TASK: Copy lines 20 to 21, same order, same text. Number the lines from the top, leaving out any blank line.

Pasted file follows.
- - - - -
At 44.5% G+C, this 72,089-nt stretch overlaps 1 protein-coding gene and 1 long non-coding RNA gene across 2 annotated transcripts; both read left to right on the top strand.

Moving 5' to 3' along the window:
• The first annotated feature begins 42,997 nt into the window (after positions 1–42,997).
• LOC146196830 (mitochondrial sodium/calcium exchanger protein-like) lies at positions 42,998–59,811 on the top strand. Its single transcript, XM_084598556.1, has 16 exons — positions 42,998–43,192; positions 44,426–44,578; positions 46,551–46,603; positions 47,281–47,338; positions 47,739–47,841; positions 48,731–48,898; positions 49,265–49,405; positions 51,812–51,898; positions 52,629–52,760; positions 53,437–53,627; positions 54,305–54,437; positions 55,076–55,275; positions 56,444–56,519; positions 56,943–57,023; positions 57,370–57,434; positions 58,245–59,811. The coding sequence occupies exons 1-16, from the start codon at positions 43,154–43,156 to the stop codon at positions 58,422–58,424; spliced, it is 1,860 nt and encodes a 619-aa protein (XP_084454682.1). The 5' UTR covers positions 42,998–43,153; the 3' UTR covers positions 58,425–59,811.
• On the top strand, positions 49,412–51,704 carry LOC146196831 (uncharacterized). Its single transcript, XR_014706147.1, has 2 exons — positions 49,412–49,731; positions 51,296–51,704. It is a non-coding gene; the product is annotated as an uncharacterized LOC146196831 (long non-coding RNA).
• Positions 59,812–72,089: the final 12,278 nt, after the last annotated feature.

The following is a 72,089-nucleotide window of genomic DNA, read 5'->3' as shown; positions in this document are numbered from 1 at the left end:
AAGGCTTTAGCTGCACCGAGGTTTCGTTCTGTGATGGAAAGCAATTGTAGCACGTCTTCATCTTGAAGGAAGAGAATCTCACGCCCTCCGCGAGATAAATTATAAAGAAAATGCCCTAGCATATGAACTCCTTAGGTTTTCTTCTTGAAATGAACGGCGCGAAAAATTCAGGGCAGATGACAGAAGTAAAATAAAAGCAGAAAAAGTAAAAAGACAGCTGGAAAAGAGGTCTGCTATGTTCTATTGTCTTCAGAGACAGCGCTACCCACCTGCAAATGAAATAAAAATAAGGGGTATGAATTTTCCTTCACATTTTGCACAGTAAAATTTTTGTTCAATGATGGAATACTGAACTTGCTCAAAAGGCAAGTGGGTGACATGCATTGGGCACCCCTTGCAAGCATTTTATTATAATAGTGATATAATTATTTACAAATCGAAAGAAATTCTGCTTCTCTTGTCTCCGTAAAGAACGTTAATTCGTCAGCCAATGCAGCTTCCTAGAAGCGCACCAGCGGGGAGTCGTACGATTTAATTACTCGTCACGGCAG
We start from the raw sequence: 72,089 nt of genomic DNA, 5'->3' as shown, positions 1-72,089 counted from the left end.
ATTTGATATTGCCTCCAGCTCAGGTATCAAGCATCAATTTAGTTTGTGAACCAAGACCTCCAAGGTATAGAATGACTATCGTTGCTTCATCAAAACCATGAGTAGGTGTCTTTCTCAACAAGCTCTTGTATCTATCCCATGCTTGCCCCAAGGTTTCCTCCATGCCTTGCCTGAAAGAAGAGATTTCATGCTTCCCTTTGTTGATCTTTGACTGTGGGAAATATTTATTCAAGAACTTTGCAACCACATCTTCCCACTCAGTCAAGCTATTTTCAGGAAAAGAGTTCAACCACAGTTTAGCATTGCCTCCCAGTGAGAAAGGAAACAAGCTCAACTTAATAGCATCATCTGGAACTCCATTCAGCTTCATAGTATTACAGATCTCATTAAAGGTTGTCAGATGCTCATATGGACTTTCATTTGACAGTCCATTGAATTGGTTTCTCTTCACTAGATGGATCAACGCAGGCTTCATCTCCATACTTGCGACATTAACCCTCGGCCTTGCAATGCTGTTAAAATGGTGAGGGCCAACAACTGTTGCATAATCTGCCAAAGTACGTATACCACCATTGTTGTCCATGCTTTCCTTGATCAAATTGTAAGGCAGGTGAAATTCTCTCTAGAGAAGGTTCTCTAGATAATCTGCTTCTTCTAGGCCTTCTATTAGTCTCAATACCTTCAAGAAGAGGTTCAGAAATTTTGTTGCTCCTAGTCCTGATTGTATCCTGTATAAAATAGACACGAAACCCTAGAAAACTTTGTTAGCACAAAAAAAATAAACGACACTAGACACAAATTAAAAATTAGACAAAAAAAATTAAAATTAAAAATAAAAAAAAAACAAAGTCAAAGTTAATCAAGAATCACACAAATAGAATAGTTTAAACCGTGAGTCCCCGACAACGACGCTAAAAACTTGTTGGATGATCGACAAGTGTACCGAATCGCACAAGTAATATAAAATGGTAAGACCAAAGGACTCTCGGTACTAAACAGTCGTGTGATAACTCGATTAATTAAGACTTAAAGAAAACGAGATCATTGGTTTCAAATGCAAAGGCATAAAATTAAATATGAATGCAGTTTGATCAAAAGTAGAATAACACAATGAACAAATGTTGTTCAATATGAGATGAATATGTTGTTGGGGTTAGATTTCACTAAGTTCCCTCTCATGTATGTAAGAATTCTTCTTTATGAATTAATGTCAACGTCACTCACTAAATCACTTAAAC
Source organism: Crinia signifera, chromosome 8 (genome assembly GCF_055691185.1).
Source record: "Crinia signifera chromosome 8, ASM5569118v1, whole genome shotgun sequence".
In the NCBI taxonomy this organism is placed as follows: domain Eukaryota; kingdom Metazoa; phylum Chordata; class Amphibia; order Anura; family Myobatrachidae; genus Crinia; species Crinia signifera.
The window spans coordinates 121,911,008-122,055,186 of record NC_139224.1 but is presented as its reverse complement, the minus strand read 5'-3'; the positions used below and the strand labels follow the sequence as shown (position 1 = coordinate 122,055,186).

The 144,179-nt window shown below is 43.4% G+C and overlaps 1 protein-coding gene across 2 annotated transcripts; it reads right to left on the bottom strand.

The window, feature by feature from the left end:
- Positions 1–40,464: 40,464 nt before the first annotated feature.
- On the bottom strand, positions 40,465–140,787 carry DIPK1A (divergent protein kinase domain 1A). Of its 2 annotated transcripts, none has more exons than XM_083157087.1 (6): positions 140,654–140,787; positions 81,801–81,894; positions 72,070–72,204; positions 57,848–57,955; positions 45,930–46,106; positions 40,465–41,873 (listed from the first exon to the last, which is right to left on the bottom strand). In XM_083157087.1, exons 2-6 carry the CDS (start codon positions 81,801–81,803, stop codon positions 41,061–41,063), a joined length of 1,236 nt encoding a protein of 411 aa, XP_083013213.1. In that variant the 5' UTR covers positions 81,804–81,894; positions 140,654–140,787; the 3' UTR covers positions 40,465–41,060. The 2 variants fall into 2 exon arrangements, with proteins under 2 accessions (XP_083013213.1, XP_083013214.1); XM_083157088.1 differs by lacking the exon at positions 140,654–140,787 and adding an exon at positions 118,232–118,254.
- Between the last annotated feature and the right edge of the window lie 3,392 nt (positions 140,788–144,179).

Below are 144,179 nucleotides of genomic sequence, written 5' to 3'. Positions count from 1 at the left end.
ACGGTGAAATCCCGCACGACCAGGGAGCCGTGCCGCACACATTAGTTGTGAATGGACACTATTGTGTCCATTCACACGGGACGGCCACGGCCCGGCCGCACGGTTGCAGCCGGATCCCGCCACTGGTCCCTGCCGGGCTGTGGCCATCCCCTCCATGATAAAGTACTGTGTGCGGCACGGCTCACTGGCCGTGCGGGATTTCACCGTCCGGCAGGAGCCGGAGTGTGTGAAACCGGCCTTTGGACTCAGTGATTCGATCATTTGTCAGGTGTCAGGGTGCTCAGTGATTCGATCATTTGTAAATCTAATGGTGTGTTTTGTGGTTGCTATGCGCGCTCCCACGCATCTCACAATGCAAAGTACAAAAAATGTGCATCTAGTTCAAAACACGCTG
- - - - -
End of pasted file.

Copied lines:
Below are 144,179 nucleotides of genomic sequence, written 5' to 3'. Positions count from 1 at the left end.
ACGGTGAAATCCCGCACGACCAGGGAGCCGTGCCGCACACATTAGTTGTGAATGGACACTATTGTGTCCATTCACACGGGACGGCCACGGCCCGGCCGCACGGTTGCAGCCGGATCCCGCCACTGGTCCCTGCCGGGCTGTGGCCATCCCCTCCATGATAAAGTACTGTGTGCGGCACGGCTCACTGGCCGTGCGGGATTTCACCGTCCGGCAGGAGCCGGAGTGTGTGAAACCGGCCTTTGGACTCAGTGATTCGATCATTTGTCAGGTGTCAGGGTGCTCAGTGATTCGATCATTTGTAAATCTAATGGTGTGTTTTGTGGTTGCTATGCGCGCTCCCACGCATCTCACAATGCAAAGTACAAAAAATGTGCATCTAGTTCAAAACACGCTG